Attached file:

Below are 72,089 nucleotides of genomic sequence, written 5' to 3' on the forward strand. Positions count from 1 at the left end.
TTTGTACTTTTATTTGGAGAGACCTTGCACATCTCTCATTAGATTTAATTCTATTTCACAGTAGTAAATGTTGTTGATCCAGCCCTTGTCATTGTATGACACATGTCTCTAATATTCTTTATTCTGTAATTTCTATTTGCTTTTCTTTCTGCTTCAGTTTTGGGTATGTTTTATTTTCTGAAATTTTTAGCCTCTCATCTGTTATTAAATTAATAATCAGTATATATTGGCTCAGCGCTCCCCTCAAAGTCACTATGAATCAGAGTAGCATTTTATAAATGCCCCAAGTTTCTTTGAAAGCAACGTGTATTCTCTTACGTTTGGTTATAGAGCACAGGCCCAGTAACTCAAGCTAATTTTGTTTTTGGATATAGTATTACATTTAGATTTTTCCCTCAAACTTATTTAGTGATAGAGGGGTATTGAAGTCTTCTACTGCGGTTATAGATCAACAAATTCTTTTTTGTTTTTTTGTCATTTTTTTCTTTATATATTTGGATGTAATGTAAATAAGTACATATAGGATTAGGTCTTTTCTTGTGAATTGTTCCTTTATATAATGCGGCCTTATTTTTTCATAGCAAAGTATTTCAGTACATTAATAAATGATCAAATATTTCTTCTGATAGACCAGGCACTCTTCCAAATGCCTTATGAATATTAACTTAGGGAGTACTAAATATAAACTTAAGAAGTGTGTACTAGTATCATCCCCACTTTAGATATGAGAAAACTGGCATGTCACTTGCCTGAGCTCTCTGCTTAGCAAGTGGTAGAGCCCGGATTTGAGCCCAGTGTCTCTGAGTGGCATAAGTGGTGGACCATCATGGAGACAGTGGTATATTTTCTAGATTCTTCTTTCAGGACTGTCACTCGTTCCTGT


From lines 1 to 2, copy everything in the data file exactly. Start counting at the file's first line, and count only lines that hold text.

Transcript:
Below are 72,089 nucleotides of genomic sequence, written 5' to 3' on the forward strand. Positions count from 1 at the left end.
TTTGTACTTTTATTTGGAGAGACCTTGCACATCTCTCATTAGATTTAATTCTATTTCACAGTAGTAAATGTTGTTGATCCAGCCCTTGTCATTGTATGACACATGTCTCTAATATTCTTTATTCTGTAATTTCTATTTGCTTTTCTTTCTGCTTCAGTTTTGGGTATGTTTTATTTTCTGAAATTTTTAGCCTCTCATCTGTTATTAAATTAATAATCAGTATATATTGGCTCAGCGCTCCCCTCAAAGTCACTATGAATCAGAGTAGCATTTTATAAATGCCCCAAGTTTCTTTGAAAGCAACGTGTATTCTCTTACGTTTGGTTATAGAGCACAGGCCCAGTAACTCAAGCTAATTTTGTTTTTGGATATAGTATTACATTTAGATTTTTCCCTCAAACTTATTTAGTGATAGAGGGGTATTGAAGTCTTCTACTGCGGTTATAGATCAACAAATTCTTTTTTGTTTTTTTGTCATTTTTTTCTTTATATATTTGGATGTAATGTAAATAAGTACATATAGGATTAGGTCTTTTCTTGTGAATTGTTCCTTTATATAATGCGGCCTTATTTTTTCATAGCAAAGTATTTCAGTACATTAATAAATGATCAAATATTTCTTCTGATAGACCAGGCACTCTTCCAAATGCCTTATGAATATTAACTTAGGGAGTACTAAATATAAACTTAAGAAGTGTGTACTAGTATCATCCCCACTTTAGATATGAGAAAACTGGCATGTCACTTGCCTGAGCTCTCTGCTTAGCAAGTGGTAGAGCCCGGATTTGAGCCCAGTGTCTCTGAGTGGCATAAGTGGTGGACCATCATGGAGACAGTGGTATATTTTCTAGATTCTTCTTTCAGGACTGTCACTCGTTCCTGT